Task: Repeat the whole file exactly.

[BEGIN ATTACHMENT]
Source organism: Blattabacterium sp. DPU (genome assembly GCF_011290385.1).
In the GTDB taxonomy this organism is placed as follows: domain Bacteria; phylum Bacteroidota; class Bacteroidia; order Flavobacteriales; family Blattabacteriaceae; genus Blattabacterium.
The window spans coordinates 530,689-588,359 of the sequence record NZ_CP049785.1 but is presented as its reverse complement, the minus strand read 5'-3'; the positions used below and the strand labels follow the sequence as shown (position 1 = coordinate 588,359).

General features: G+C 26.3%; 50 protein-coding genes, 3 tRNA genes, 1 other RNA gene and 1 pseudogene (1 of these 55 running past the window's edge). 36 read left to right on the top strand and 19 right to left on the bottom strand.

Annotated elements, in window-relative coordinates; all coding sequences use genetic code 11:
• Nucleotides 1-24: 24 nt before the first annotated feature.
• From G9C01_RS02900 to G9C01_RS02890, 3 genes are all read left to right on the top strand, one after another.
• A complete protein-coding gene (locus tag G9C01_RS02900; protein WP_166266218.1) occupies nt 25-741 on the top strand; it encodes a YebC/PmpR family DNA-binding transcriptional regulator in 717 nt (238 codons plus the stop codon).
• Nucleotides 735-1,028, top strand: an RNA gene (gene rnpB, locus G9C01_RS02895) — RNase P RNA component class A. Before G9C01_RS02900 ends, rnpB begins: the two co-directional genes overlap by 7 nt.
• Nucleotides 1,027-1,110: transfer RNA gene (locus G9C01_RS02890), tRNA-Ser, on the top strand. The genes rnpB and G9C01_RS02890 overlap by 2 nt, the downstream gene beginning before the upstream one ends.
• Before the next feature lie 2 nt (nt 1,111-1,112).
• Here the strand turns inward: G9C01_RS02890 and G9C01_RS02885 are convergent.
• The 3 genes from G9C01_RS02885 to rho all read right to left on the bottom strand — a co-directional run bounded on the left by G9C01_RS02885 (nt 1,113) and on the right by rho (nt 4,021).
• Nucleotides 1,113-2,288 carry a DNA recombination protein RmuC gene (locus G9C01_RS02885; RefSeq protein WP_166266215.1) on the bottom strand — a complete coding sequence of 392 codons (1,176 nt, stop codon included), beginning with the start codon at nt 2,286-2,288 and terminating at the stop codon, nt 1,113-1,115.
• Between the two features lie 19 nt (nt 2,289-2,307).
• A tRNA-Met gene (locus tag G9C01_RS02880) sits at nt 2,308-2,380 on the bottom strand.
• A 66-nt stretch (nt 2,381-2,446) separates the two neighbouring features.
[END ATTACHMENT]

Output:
Source organism: Blattabacterium sp. DPU (genome assembly GCF_011290385.1).
In the GTDB taxonomy this organism is placed as follows: domain Bacteria; phylum Bacteroidota; class Bacteroidia; order Flavobacteriales; family Blattabacteriaceae; genus Blattabacterium.
The window spans coordinates 530,689-588,359 of the sequence record NZ_CP049785.1 but is presented as its reverse complement, the minus strand read 5'-3'; the positions used below and the strand labels follow the sequence as shown (position 1 = coordinate 588,359).

General features: G+C 26.3%; 50 protein-coding genes, 3 tRNA genes, 1 other RNA gene and 1 pseudogene (1 of these 55 running past the window's edge). 36 read left to right on the top strand and 19 right to left on the bottom strand.

Annotated elements, in window-relative coordinates; all coding sequences use genetic code 11:
• Nucleotides 1-24: 24 nt before the first annotated feature.
• From G9C01_RS02900 to G9C01_RS02890, 3 genes are all read left to right on the top strand, one after another.
• A complete protein-coding gene (locus tag G9C01_RS02900; protein WP_166266218.1) occupies nt 25-741 on the top strand; it encodes a YebC/PmpR family DNA-binding transcriptional regulator in 717 nt (238 codons plus the stop codon).
• Nucleotides 735-1,028, top strand: an RNA gene (gene rnpB, locus G9C01_RS02895) — RNase P RNA component class A. Before G9C01_RS02900 ends, rnpB begins: the two co-directional genes overlap by 7 nt.
• Nucleotides 1,027-1,110: transfer RNA gene (locus G9C01_RS02890), tRNA-Ser, on the top strand. The genes rnpB and G9C01_RS02890 overlap by 2 nt, the downstream gene beginning before the upstream one ends.
• Before the next feature lie 2 nt (nt 1,111-1,112).
• Here the strand turns inward: G9C01_RS02890 and G9C01_RS02885 are convergent.
• The 3 genes from G9C01_RS02885 to rho all read right to left on the bottom strand — a co-directional run bounded on the left by G9C01_RS02885 (nt 1,113) and on the right by rho (nt 4,021).
• Nucleotides 1,113-2,288 carry a DNA recombination protein RmuC gene (locus G9C01_RS02885; RefSeq protein WP_166266215.1) on the bottom strand — a complete coding sequence of 392 codons (1,176 nt, stop codon included), beginning with the start codon at nt 2,286-2,288 and terminating at the stop codon, nt 1,113-1,115.
• Between the two features lie 19 nt (nt 2,289-2,307).
• A tRNA-Met gene (locus tag G9C01_RS02880) sits at nt 2,308-2,380 on the bottom strand.
• A 66-nt stretch (nt 2,381-2,446) separates the two neighbouring features.